Dr. Roger Lucas, DDS has created a new way of thinking about cavity prevention that is designed for real-life. 

We would like to share his article about great ideas for healthy teeth snacks to help prevent tooth decay.

Nutrition and preventing cavities are linked… kind of, but not 100%.

It happens to me far too often… I tell a parent their child has eight cavities at age four or five. The parent tells me what nutritious diet they gave their child. They avoided sugar like the plague. But, because they weren’t aware of how foods affect the teeth, their child accidentally has cavities, despite avoiding sugar.

Let’s discuss why nutrition and cavities aren’t 100% linked:

A variety of whole foods is always better for your teeth than processed foods.

The most important variables that determine whether a snack food is going to cause cavities or not are:

1) Containing carbohydrates
2) How long the food stays stuck on the teeth
3) How fast the food is usually consumed

Let’s compare fresh fruit to dried fruit.

An apple
1) Contains carbohydrates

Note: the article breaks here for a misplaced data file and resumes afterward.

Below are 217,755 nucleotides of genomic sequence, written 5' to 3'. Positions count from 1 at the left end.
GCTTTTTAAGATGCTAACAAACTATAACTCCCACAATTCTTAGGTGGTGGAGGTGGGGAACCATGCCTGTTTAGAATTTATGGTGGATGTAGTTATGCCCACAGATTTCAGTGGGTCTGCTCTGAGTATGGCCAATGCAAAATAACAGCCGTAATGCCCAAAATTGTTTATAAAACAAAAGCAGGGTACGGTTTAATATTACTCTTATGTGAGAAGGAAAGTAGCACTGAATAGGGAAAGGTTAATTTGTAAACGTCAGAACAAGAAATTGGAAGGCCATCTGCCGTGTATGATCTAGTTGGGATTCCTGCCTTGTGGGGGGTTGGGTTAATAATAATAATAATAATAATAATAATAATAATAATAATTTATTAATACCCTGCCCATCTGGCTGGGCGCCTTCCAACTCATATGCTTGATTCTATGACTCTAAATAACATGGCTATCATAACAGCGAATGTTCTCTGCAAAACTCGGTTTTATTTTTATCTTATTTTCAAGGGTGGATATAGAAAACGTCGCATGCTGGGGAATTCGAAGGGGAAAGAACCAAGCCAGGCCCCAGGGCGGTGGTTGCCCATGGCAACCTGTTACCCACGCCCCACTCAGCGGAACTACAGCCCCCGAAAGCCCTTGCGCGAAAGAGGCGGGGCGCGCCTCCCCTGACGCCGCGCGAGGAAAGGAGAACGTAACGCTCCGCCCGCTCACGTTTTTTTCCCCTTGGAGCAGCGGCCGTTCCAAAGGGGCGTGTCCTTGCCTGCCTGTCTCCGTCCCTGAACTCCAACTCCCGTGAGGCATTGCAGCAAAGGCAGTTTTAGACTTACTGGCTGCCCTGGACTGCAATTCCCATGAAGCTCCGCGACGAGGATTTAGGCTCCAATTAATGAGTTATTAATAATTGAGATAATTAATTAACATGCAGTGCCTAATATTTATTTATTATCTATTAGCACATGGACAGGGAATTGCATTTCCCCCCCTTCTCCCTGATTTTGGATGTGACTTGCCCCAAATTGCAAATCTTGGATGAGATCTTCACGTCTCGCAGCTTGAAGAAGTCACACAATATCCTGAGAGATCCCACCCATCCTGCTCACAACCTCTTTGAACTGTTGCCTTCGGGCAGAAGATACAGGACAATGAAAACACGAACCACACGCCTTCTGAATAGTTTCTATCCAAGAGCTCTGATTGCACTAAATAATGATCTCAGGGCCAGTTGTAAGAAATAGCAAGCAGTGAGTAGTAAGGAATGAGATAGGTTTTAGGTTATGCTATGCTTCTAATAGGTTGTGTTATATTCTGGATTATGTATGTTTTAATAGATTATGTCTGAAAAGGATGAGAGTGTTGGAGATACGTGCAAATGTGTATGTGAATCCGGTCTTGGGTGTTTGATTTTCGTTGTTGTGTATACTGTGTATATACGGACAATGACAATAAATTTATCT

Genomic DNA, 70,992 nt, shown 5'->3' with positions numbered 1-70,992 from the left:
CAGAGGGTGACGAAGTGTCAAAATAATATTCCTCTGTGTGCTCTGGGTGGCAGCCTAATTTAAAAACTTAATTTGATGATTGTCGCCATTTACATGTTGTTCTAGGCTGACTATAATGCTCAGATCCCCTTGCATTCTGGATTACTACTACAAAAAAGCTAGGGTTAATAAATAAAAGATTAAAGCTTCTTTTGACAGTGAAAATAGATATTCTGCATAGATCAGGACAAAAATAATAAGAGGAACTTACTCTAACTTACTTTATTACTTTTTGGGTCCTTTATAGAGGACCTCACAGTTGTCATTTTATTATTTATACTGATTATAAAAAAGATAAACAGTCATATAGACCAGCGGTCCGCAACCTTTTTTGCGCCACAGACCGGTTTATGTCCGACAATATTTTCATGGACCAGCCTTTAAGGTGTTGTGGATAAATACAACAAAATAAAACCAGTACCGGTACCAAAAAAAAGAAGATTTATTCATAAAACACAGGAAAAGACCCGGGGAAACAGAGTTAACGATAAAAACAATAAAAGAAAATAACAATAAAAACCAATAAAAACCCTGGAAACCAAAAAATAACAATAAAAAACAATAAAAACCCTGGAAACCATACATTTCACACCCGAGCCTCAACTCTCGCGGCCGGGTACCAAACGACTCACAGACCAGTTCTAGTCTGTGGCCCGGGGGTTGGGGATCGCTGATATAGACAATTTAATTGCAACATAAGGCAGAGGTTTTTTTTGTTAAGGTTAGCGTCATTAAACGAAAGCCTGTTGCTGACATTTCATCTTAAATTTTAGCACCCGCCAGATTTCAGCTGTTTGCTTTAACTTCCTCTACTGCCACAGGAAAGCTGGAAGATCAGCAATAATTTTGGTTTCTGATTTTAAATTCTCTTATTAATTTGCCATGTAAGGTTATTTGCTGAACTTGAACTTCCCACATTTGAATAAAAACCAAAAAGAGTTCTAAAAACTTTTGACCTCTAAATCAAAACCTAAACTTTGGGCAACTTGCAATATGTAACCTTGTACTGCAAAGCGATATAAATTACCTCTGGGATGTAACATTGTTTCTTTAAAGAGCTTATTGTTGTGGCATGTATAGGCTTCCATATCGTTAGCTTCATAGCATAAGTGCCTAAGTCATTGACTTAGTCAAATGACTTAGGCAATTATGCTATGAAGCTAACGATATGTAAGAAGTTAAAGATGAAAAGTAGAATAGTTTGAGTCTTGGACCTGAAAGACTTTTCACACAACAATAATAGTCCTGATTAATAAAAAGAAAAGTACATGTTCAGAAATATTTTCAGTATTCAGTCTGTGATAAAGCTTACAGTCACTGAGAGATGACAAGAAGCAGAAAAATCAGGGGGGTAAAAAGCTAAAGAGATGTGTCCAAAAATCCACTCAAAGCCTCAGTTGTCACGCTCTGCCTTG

2) Doesn’t stay on the teeth for long because it is crunchy
3) Usually is eaten within 5 minutes

So, a fresh apple is on the “good list” for teeth, even though it contains sugar. Just don’t nibble on it 8 times a day, and your teeth will be fine.

A freeze-dried apple
1) Contains carbohydrates
2) Stays on the teeth for too long
3) Can be carried around for 30 minutes

So, dried fruit is worse for your teeth because it is stickier, and more likely to be carried around.

The same is true for bread and crackers. The starch in bread isn’t as sticky as a cracker. Just like fresh fruit is better than dried fruit, fresh bread is better than dried bread (a cracker).

Yes, my list has ice cream on it. Not because you should give it to your kids all of the time, but because I like to give practical advice. Because cavities are based mostly on time, your child’s teeth are actually better off to have ice cream once a day, instead of sticky crackers three times a day, because of the time factor. Bacteria can’t tell whether sugar is from a smoothie or ice cream. As a dad… I know you will give your child sweets occasionally, so might as well do what a dentist dad does.

Dentists… please feel free to hand this snack guide out to patients. It is a great place to start talking teeth, and my diet-based approach has made my practice so much more enjoyable now that I can actually help parents prevent cavities without surprises.